One of the factors that is probably holding a lot of things back is that we have so many of our Tech Brain Geniuses spending all their time inventing phone apps and rediscovering services and products that already exist, like buses, and hotels, and vending machines, instead of working on the damn cancer-curing flying car. Does that sort of thing piss you off?

Dave:

I mean, yeah, but then I pull out my phone and numb myself with those sweet, sweet apps.

What I do find annoying is this: A product like Soylent comes along, and it’s immediately marketed to like, people who don’t have time for lunch. Finally, a product for the person who takes no pleasure from eating! And nobody, as far as I know, is figuring out a way to get a balanced-meal-in-a-bottle to people who are literally starving to death. I know it’s not a lucrative market, but you’d think we could get a box of that shit down to Puerto Rico or something, instead of into the hands of some wealthy tech bro who doesn’t like tastes.

"I ALSO FOR SURE DID NOT THINK I’D BE WORRIED ABOUT SOME GENIUS MANIAC 3-D PRINTING A MACHINE GUN, BUT HERE WE ARE." —DAVE

Again, the bug in the system is us. You know how when you make a goal for your future, you imagine that when that thing happens, it will happen to a better, sharper, future version of you? Like: I will get that job, and when I get that job, I will be a different, more disciplined me. And then you get that job, and you’re still just the crummy old you. I think that’s what we’ve done with our advances in tech: We are at our imagined future, where we can share and communicate and bring this world together for once, but we’re still just us, so we’re spending our day looking for Pokémon and blowjobs.

Luke:

If you told past me about the brave new future of Pokémon and blowjobs, I probably would have imagined it being a lot cooler than it actually turned out to be.

Dave:

I don’t know, I just made this GIF of Mick Jagger, so maybe we’re going to be okay.

Giphy
3
Economics / Re: Da Fed: Central Banking According to RE
« Last post by moniker on Today at 08:26:19 AM »
To begin with, I do not believe any financial numbers reported by the fed or the govt. Whatever they say they are gonna do is rubbish as well.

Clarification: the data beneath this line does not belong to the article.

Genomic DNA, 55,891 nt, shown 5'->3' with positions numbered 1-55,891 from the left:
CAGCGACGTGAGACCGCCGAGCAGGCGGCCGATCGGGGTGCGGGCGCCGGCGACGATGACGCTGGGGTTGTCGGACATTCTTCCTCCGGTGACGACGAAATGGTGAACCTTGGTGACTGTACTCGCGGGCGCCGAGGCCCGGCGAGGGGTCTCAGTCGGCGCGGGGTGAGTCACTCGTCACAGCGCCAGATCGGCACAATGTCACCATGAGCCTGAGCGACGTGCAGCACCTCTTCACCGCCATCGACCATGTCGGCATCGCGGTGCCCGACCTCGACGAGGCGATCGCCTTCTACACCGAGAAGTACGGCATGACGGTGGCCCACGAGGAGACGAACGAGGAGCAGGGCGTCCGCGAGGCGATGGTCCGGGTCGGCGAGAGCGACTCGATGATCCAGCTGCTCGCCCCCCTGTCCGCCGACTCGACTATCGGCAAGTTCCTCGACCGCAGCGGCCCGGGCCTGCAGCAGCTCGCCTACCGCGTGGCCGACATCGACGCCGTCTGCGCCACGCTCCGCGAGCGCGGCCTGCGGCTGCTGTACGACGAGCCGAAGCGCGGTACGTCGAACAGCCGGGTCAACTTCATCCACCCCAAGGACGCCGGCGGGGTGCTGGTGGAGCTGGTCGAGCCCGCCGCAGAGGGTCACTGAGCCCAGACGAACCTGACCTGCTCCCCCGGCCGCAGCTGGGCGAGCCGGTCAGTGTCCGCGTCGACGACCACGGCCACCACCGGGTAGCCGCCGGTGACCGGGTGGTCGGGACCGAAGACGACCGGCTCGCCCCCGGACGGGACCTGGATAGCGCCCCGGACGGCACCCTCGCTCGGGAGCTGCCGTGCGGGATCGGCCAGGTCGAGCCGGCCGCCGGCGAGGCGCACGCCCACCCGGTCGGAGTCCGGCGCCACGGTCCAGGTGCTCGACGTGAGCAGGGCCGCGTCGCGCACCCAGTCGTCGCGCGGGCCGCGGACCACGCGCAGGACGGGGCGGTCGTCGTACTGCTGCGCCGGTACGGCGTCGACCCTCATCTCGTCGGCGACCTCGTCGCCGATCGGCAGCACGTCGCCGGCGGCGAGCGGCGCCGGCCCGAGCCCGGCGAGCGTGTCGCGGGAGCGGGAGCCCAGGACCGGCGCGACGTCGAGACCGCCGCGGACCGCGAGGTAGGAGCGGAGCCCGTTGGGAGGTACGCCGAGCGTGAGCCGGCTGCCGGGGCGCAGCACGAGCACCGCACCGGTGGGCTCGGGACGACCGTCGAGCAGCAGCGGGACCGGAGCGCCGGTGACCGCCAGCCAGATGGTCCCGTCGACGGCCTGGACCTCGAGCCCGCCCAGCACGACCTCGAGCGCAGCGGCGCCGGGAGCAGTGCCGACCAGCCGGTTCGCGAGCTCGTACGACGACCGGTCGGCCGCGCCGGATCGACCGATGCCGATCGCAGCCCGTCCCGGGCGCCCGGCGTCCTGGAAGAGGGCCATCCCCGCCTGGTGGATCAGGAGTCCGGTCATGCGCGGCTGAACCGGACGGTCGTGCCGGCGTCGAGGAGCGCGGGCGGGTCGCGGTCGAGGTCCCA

We are being subjected to deliberate misinformation and contradictions to make us feel powerless.

We are in the endgame now.
4
Geopolitics / Spain Will Remove Catalan Leader, Prime Minister Announces
« Last post by RE on Today at 08:04:09 AM »
Democracy?  We don't NEED no Stinkin' Democracy!

<a href="http://www.youtube.com/v/VqomZQMZQCQ" target="_blank" class="new_win">http://www.youtube.com/v/VqomZQMZQCQ</a>

It will be interesting to see how this plays out.  Will Carlos just let himself be arrested and become a Martyr?  Will the Catalan Gestapo obey the Diktats ordered from Madrid?  How many people will go out on the street and how violent will they get?

RE

https://www.nytimes.com/2017/10/21/world/europe/spain-catalonia-mariano-rajoy.html

Europe
Spain Will Remove Catalan Leader, Prime Minister Announces

By RAPHAEL MINDEROCT. 21, 2017


Prime Minister Mariano Rajoy of Spain announced that fresh regional elections would take place in Catalonia within six months. Credit Gabriel Bouys/Agence France-Presse — Getty Images

MADRID — In a first for Spain, Prime Minister Mariano Rajoy announced on Saturday that he would remove the separatist government of the independence-minded region of Catalonia and initiate a process of direct rule from Madrid.

The announcement, made after an emergency cabinet meeting, was an unexpectedly forceful attempt to stop a yearslong drive for secession in Catalonia, which staged a highly controversial independence referendum on Oct. 1, even after it was declared illegal by the Spanish government and courts.

Mr. Rajoy took the bold steps with broad support from Spain’s main political opposition, and will almost certainly receive the required approval next week from the Spanish Senate, where his own conservative party holds a majority.

But the moves were immediately condemned by Catalan leaders and thrust Spain into uncharted waters, as the prime minister tried to put down the gravest constitutional crisis his country has faced since embracing democracy after the death of its dictator Gen. Francisco Franco in 1975.

It would be the first time that the central government in Madrid has stripped the autonomy of one of its 17 regions, and the first time that a leader has invoked Article 155 of the Spanish Constitution — a broad tool intended to protect the “general interests” of the nation.
Continue reading the main story
Related Coverage

    Article 155: The ‘Nuclear Option’ That Could Let Spain Seize Catalonia OCT. 20, 2017
    Barcelona: A Global City in the Eye of a Separatist Storm OCT. 20, 2017

Mr. Rajoy said the Catalan government had never offered real dialogue with the central government in Madrid but had instead tried to impose its secessionist project on Catalan citizens and the rest of the country in violation of Spain’s Constitution.

He said his government was putting an end to “a unilateral process, contrary to the law and searching for confrontation” because “no government of any democratic country can accept that the law be violated, ignored and changed.”